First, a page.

Long, long ago, Cliff and Judy Lawrence ran a few articles in their Pen Fancier's Magazine under the heading, "Pen Tricksters". Even back in the 1980s, people were "improving" pens without disclosing the work to potential buyers. As I recall, one of the "tricks" was cap lip replacement, hiding the seam under the cap band (a perfectly sound restoration method, if duly disclosed); another was reblackening -- though in one reported case it was the Lawrences who were in error, as they concluded that a Black Giant had been blackened since it faded when immersed in hot water (pristine hard rubber will indeed resist fading, but exposure to light will invisibly break down its surface; subsequent exposure to water will then result in instant fading).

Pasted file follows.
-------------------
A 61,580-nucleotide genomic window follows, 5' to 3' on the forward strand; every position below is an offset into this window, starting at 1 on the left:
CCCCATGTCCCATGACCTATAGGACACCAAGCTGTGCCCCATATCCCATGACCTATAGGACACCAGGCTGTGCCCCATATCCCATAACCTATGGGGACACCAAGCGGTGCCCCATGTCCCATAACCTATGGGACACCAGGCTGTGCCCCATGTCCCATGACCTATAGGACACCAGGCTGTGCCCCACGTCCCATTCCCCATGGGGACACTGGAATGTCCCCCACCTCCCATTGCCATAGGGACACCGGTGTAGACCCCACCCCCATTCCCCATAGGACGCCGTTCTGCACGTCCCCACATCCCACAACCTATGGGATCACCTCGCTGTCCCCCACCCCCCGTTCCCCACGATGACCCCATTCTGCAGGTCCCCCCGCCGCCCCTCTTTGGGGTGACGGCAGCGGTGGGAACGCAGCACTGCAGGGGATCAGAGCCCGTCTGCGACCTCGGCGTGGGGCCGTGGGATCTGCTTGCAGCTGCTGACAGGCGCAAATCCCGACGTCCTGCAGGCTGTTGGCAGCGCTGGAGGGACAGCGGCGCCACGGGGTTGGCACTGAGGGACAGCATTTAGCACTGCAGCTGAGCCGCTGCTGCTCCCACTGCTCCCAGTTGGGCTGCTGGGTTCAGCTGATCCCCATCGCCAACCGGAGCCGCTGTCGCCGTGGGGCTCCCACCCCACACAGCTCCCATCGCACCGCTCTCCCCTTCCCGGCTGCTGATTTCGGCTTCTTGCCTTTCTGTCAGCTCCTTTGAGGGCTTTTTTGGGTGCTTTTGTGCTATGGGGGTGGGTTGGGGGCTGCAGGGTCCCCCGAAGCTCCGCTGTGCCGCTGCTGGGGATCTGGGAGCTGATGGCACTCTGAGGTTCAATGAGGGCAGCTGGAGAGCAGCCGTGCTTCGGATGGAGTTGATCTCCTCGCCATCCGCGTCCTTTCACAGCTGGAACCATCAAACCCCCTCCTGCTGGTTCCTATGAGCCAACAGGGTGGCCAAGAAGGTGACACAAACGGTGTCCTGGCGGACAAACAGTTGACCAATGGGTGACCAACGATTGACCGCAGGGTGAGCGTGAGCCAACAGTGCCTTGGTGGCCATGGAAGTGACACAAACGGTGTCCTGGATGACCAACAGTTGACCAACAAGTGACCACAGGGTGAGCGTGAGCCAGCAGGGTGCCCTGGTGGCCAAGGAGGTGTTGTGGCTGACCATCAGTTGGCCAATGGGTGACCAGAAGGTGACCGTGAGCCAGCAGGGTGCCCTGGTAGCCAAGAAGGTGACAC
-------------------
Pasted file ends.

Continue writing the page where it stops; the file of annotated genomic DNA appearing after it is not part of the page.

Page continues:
I've seen my share of undisclosed repairs in pens purchased both online and face-to-face at shows. One that was completely new to me, though, is shown in the photo above -- the barrel of what looked like a nice clean unrestored Pelikan 100. Getting the filler unit out of one of these pens is delicate work, since the aged celluloid of the barrel is typically fragile. This is one of the few cases where soaking is an essential disassembly method -- which also has the side effect of loosening the barrel oversleeve (the "binde"). Which, once it slid off, revealing a whopping burn hole in the side of the barrel. The damage to the barrel must also have damaged the barrel's original binde. Someone then slid a new one in place over the hole, und Bob ist Dein Onkel.